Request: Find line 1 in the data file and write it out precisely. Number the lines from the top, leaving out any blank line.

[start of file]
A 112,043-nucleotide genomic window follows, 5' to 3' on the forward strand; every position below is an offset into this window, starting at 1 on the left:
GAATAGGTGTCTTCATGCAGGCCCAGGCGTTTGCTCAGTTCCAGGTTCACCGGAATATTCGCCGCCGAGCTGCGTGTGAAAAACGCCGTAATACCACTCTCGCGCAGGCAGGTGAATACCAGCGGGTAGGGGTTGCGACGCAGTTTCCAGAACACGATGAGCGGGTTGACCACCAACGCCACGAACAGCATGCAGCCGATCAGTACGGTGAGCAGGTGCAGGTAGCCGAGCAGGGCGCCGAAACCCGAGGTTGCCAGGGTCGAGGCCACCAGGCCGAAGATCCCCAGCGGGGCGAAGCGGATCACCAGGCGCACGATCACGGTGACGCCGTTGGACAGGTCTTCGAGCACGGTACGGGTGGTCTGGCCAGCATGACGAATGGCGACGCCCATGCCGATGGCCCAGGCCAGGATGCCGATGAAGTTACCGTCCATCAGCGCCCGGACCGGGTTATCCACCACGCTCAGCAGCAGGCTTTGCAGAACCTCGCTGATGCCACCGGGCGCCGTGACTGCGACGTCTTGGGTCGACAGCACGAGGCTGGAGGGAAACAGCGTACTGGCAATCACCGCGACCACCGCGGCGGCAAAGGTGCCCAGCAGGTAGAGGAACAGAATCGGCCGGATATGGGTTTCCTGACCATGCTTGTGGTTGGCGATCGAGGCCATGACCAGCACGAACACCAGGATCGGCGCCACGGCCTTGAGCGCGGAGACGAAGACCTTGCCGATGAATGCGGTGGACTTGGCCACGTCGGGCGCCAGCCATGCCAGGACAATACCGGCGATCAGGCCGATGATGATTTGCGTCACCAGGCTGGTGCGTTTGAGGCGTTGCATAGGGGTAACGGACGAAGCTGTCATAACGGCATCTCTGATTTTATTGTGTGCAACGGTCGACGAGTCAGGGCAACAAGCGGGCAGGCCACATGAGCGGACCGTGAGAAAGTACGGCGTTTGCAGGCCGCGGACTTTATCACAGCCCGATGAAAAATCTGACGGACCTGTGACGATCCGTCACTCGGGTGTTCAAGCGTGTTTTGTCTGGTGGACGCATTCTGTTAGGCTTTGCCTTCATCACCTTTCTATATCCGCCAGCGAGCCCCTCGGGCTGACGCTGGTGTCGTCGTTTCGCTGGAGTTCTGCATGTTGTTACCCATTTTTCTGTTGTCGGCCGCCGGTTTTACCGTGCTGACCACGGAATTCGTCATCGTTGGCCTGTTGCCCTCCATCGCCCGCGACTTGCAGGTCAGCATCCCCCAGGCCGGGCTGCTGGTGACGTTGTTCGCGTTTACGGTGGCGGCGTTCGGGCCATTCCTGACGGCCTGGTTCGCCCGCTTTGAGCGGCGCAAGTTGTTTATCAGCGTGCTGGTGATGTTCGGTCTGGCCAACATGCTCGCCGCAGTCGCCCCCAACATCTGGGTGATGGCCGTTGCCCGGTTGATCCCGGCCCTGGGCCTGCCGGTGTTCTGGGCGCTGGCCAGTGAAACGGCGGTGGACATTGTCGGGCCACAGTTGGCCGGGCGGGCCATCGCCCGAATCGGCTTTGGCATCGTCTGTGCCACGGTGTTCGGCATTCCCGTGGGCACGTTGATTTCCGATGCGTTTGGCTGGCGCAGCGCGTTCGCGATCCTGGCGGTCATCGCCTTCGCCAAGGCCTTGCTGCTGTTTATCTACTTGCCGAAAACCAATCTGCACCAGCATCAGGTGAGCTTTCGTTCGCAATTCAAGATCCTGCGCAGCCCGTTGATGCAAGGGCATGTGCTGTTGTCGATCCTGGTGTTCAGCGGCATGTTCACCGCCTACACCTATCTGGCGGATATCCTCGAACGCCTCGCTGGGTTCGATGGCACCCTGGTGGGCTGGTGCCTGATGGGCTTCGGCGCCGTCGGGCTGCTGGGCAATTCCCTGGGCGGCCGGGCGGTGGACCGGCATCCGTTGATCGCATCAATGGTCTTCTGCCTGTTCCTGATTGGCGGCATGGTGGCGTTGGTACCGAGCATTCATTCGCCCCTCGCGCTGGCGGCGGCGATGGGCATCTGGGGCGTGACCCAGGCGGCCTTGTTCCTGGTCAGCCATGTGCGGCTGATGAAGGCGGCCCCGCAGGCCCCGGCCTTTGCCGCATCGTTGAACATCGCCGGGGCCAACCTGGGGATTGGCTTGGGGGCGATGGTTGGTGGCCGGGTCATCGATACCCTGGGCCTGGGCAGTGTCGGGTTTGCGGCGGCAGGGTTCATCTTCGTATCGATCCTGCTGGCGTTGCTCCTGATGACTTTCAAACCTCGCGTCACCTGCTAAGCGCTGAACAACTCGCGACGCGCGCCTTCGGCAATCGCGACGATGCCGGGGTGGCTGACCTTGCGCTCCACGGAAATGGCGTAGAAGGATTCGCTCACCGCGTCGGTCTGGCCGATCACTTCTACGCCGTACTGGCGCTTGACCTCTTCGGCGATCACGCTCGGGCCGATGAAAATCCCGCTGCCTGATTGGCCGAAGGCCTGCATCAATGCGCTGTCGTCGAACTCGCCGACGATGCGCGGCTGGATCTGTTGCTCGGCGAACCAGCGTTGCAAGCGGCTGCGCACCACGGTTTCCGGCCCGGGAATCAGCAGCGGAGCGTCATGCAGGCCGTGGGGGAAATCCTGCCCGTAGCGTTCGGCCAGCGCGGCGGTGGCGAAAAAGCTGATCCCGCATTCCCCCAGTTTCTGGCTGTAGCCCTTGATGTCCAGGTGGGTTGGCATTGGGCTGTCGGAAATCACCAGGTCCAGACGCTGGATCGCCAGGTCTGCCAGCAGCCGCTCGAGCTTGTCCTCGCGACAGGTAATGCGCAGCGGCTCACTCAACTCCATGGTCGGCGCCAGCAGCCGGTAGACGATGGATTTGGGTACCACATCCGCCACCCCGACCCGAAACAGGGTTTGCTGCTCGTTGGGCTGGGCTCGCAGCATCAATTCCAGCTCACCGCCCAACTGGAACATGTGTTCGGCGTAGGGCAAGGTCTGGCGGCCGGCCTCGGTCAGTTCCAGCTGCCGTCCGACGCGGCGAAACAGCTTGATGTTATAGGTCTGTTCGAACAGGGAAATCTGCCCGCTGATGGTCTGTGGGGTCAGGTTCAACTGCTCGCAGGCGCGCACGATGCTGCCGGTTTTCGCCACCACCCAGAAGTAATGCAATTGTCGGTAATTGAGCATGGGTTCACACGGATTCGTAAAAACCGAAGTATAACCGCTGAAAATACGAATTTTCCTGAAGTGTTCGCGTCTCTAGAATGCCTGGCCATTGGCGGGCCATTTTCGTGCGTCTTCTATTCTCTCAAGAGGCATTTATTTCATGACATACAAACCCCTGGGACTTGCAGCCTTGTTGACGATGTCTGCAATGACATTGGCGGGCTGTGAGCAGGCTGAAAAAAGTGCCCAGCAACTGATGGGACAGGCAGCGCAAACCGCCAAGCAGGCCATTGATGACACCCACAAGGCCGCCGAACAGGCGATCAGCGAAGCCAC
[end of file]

A 112,043-nucleotide genomic window follows, 5' to 3' on the forward strand; every position below is an offset into this window, starting at 1 on the left: